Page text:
Bot running the browser targeting localhost

When using the emulator to test your Bot application, make note of the port that the application is running on, which in this example is port 3978. You will need this information to run the Bot Framework Emulator.

Now open the Bot Framework Emulator. There are a few items that you will need to configure in the tool before you can interact with your Bot Application.

When working with the emulator with a bot running locally, you need:

  • The Url for your bot set the localhost:<port> pulled from the last step. > Note: will need to add the path "/api/messages" to your URL when using the Bot Application template.
  • Empty out the MicrosoftAppId field
  • Empty out the MicrosoftAppPassword field

This will only work with the emulator running locally; in the cloud you would instead have to specify the appropriate URL and authentication values. For more about the emulator, read here.

Configure the emulator with your locahost URL, AppId & AppPassword

Now that everything is configured you can interact with your service. The bottom of the Bot Framework Emulator application has a Text Box that you can use to enter a message, this message will be echoed back to you, like below.

Testing the interaction with the Bot via the emulator

If we take a look at the code in the Bot Application that was generated by the Visual Studio 2015 Bot Application Template, specifically the file called MessageController.cs we can see how the message entered by a user is converted into the reply Activity, sending "You sent {activity.Text} which was {length} characters" back to the user.

Publishing your Bot Application to Microsoft Azure

In this tutorial, we use Microsoft Azure to host the Bot application. To publish your Bot Application you will need a Microsoft Azure subscription. You can get a free trial from here: azure.microsoft.com/en-us/

Make what changes you like to the project, and now you're ready to publish. Right click on the project and choose "Publish", and then your appropriate Azure subscription information. By default, the bot should be published as an Microsoft Azure App Service. When publishing, keep track of the URL you chose because we'll need it to update the Bot Framework registration endpoint. The first time you publish there are a few extra steps; but you only have to do them once.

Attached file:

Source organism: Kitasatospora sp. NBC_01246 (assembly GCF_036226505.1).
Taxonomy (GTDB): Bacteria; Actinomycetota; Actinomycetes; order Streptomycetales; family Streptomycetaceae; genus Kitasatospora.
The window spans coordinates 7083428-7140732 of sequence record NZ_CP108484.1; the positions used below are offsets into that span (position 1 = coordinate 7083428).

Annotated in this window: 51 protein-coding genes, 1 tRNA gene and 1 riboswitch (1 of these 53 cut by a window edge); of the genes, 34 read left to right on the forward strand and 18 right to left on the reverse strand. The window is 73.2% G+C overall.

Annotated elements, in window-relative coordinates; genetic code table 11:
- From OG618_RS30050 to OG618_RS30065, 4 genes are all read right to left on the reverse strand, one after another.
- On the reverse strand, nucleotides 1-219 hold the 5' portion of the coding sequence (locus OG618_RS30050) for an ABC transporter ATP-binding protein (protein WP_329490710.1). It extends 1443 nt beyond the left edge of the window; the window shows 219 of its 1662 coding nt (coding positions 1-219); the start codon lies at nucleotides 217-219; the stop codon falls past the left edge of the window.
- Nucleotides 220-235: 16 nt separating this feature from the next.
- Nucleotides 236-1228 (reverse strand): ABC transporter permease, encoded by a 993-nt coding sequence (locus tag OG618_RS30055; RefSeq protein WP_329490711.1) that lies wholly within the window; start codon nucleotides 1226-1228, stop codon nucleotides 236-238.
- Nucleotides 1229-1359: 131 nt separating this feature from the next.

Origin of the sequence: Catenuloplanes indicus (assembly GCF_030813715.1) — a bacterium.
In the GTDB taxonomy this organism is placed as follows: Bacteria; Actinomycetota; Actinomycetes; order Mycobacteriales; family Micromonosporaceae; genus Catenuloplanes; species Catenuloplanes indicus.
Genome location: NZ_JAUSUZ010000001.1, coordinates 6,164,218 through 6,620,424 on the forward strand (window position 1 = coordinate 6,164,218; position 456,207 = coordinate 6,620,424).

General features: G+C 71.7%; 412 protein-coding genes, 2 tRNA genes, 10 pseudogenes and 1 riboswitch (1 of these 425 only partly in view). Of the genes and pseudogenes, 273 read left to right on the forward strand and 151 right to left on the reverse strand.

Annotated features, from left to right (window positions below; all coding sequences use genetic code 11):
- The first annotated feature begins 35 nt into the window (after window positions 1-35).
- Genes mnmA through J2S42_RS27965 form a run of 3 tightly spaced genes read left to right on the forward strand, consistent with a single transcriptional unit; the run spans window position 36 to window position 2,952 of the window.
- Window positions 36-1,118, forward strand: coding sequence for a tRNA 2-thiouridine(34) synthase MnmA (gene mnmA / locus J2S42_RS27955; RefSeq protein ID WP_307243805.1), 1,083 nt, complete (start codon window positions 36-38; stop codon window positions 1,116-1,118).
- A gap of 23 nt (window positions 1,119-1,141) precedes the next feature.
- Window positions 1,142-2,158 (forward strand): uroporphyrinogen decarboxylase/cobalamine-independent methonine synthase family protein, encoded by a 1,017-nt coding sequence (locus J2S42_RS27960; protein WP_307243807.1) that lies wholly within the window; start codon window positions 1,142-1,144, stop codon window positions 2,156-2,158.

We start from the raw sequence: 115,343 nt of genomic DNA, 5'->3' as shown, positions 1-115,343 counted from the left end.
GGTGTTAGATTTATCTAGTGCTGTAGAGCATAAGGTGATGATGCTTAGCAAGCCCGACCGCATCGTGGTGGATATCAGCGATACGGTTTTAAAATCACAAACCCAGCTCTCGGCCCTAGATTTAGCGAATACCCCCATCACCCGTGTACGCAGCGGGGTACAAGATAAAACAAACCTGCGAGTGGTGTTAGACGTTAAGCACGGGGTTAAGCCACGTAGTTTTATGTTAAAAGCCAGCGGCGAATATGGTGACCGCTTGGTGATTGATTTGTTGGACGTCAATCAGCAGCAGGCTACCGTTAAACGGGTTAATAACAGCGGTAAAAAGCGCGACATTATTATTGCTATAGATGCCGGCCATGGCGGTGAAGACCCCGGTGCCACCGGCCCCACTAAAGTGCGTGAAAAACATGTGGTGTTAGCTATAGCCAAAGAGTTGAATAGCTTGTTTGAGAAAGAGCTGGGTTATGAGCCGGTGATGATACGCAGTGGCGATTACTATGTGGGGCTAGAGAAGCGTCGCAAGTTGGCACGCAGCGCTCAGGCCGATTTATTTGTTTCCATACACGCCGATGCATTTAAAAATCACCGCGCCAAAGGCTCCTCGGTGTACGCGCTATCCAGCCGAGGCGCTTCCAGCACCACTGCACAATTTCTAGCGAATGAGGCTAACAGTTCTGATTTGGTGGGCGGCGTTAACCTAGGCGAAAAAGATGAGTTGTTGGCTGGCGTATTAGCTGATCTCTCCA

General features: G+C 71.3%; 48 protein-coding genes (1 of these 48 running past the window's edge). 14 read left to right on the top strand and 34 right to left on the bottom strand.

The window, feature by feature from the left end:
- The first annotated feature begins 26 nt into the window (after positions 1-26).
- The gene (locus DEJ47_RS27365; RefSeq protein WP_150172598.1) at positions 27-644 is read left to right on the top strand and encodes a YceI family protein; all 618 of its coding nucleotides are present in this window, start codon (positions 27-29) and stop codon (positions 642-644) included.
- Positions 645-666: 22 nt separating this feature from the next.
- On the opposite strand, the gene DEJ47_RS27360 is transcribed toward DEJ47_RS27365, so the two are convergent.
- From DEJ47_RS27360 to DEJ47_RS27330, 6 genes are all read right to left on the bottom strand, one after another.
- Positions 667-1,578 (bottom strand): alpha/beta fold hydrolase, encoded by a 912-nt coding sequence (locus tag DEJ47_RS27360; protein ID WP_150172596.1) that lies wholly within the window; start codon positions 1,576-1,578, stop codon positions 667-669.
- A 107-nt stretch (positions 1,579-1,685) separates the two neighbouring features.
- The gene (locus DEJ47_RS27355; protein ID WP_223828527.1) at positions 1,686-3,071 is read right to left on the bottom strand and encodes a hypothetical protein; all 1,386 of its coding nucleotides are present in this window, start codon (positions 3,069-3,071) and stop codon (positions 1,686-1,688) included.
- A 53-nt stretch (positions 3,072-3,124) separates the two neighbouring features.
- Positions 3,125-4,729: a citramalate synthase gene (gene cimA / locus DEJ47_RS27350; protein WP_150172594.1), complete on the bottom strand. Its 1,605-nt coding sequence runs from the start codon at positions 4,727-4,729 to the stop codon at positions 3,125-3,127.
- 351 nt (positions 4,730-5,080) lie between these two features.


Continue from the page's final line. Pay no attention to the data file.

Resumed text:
In Visual Studio, right clicking on the project in Solution Explorer and select "Publish" - or alternately selecting "Build | Publish" displays the following dialog:

Right click on the project and choose __Publish__ to start the Azure publish wizard

The Publish to Azure wizard will start. For this tutorial you will need to select "Microsoft Azure App Service" as your project type.

Select %Microsoft Azure App Service and click Next

The next step in the Azure App Service publishing process is to create your App Service. Click on "New…" on the right side of the dialog to create the App Service.

Click new to create a _New..._ Azure App Service

The Create App Service dialog will be displayed, fill in the details as appropriate.Make sure to choose "Web App" from the Change Type drop down in the top right instead of "API App"(which is the default).

Give your App Service a name, then click New App Service Plan to define one

One final complexity on this dialog is the App Service Plan. This just lets you give a name to a combination of location and system size so you can re - use it on future deployments. Just put in any name, then choose the datacenter and size of deployment you want.

Create your definition for an App Service Plan

Once you hit okay on the App Service Plan, you'll have defined your App Service completely. Hit Create, and you'll be taken back to the Publish Web Wizard.

Complete the Create App Service wizard by clicking Create

Now that you've returned to the Publish Web wizard copy the destination URL to the clipboard, you'll need it in a few moments. Hit "Validate Connection" to ensure the configuration is good, and if all goes well, click "Next".

Validate and click next to move on to the last step.

By default your Bot will be published in a Release configuration. If you want to debug your Bot, change Configuration to Debug. Regardless, from here you'll hit "Publish" and your Bot will be published to Azure.

Last step; click Publish to submit to Azure

You will see a number of messages displayed in the Visual Studio 2015 "Output" window. Once publishing is complete you will also see the web page for your Bot Application displayed in your browser (the browser will launch, and render your Bot Application HTML page), see below.